• Carry a book in your bag, just as you might carry a snack or a toy.
  • Keep books in the car for your child to read while you drive.
  • Have an older child read to you and your younger child.
Our house is always noisy and busy. How can we find quiet space to read?
  • Involve the entire family.
  • Turn off the TV, radio, and computer.
  • Take a book to the park, or sit outside.
  • Read to the child in his/her bed just before going to sleep as part of your bedtime routine
We don’t have children’s books. Where can we get them?
  • Borrow books from the public library or school library.
  • Read books from a Bring Me A Book™ Book Bag Library.
  • Ask for books as birthday and holiday presents instead of toys.
  • Borrow or exchange books with friends and relatives.
How do I choose good books for my child?
  • Take a look at our Find Me A Book search engine for best books.
  • Become our Family and School Member to borrow books from our Member’s Library.
  • Look for books with beautiful illustrations. The illustrations should enhance the story – telling more than the words.
  • Read the first few pages to get a sense of the language. It should flow naturally.
  • Think about what messages you want your children to hear. Select books that support self-esteem; promote connectedness to others, reflect on history and experiences, and promote understanding and respect for others.
My children are restless. How can I make reading more fun for them?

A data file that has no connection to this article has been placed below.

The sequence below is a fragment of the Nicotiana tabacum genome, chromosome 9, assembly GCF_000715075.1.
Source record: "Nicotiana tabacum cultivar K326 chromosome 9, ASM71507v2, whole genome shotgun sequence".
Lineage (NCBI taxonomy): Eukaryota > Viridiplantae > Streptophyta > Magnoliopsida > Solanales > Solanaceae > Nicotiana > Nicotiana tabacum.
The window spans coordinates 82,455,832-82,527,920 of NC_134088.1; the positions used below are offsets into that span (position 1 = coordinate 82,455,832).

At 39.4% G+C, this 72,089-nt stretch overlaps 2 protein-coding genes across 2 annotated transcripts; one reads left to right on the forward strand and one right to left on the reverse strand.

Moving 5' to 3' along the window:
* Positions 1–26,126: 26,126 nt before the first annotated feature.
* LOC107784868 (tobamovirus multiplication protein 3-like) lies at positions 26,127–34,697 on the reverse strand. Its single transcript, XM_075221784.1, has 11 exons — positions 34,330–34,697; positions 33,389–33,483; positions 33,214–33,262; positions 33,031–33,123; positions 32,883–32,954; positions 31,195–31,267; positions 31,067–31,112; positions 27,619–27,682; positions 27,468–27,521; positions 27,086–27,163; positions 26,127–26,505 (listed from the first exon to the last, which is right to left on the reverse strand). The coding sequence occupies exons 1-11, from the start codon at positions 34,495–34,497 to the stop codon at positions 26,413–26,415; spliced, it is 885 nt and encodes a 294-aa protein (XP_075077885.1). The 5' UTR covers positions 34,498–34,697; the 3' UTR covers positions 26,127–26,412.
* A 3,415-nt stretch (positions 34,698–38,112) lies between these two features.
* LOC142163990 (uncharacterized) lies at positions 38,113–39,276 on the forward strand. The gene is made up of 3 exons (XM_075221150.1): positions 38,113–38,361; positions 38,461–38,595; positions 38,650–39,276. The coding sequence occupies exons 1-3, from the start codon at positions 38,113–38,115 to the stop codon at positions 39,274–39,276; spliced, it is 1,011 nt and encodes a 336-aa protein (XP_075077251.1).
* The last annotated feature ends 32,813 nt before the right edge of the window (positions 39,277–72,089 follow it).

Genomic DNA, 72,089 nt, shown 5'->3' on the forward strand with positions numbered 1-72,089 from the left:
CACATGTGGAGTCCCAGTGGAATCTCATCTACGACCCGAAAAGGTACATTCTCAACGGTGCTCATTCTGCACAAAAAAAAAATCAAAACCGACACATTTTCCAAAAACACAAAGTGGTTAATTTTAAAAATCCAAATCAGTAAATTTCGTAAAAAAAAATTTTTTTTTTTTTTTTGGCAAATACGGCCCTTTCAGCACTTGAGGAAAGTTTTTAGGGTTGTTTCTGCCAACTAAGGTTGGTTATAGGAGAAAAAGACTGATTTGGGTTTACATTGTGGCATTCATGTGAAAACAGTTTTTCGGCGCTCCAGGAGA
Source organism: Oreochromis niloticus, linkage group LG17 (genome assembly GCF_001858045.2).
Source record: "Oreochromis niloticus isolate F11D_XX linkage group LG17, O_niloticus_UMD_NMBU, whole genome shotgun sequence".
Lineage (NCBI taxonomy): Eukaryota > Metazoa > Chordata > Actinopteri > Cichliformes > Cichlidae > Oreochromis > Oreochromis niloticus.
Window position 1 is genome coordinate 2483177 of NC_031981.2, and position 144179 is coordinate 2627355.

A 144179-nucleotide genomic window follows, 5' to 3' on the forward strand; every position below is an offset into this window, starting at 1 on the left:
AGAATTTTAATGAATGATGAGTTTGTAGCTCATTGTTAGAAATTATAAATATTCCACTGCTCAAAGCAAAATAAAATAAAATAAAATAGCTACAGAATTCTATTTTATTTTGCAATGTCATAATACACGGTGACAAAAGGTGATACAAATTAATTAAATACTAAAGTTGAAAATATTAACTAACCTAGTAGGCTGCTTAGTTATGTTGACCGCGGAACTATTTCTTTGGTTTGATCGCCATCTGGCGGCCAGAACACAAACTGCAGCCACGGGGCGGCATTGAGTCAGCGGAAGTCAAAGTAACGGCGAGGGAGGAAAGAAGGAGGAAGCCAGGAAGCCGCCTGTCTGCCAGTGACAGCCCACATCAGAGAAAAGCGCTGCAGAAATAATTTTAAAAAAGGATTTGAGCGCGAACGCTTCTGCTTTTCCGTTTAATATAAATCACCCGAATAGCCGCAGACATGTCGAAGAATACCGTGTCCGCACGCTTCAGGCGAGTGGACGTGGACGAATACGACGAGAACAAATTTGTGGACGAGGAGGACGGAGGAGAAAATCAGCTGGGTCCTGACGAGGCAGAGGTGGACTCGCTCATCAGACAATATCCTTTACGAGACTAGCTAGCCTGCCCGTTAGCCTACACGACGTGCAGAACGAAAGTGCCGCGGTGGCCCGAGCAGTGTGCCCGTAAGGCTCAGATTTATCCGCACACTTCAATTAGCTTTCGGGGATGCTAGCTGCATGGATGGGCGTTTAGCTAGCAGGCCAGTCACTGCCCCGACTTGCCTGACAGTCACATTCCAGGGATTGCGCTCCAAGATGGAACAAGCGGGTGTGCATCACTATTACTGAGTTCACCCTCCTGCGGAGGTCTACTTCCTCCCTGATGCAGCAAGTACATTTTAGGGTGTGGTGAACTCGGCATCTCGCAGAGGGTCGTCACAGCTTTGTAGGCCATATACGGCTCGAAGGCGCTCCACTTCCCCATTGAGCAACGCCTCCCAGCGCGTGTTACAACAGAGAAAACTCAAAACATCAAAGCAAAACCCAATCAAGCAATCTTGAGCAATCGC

• Read to them while they are playing.
  • Read in an animated way, creating unique voices for different characters.
  • Make games, finger plays, or action songs to go along with books.
  • Read when they are sleepy, especially before nap and bed time.
  • Don’t worry so much about finishing the book, but more about connecting with your child as you read it.
  • Read a book that you and your child can act out.
  • Read a shorter book.
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Is it okay to read the same book over and over?
Yes, young children love repetition. Repeat readings help children master story lines, language and ideas in a story and to understand rhythm and poetry in familiar narratives.  The best books are ones that make children say, “Read it again.” The ideal combination of books is: one favorite, one familiar, one new.
How do I read to my children if I don’t speak English?
  • Tell a story from the pictures in a book.
  • Read a book in your native language.
  • Read a bilingual book.
  • Have siblings or a relative read.
  • Play an audio recording of an English language book so that you can learn together. Read to your child in English as a way to practice your language skills too. Click here for read-aloud clips.

Bring Me a Book Hong Kong encourages people to find a bit of time each day to read to their children, guiding them to become more thoughtful and empathetic. The provision of quality books is also the provision of quality time.

Dr. Mark Williams
Professor of Clinical Psychology, Oxford University, United Kingdom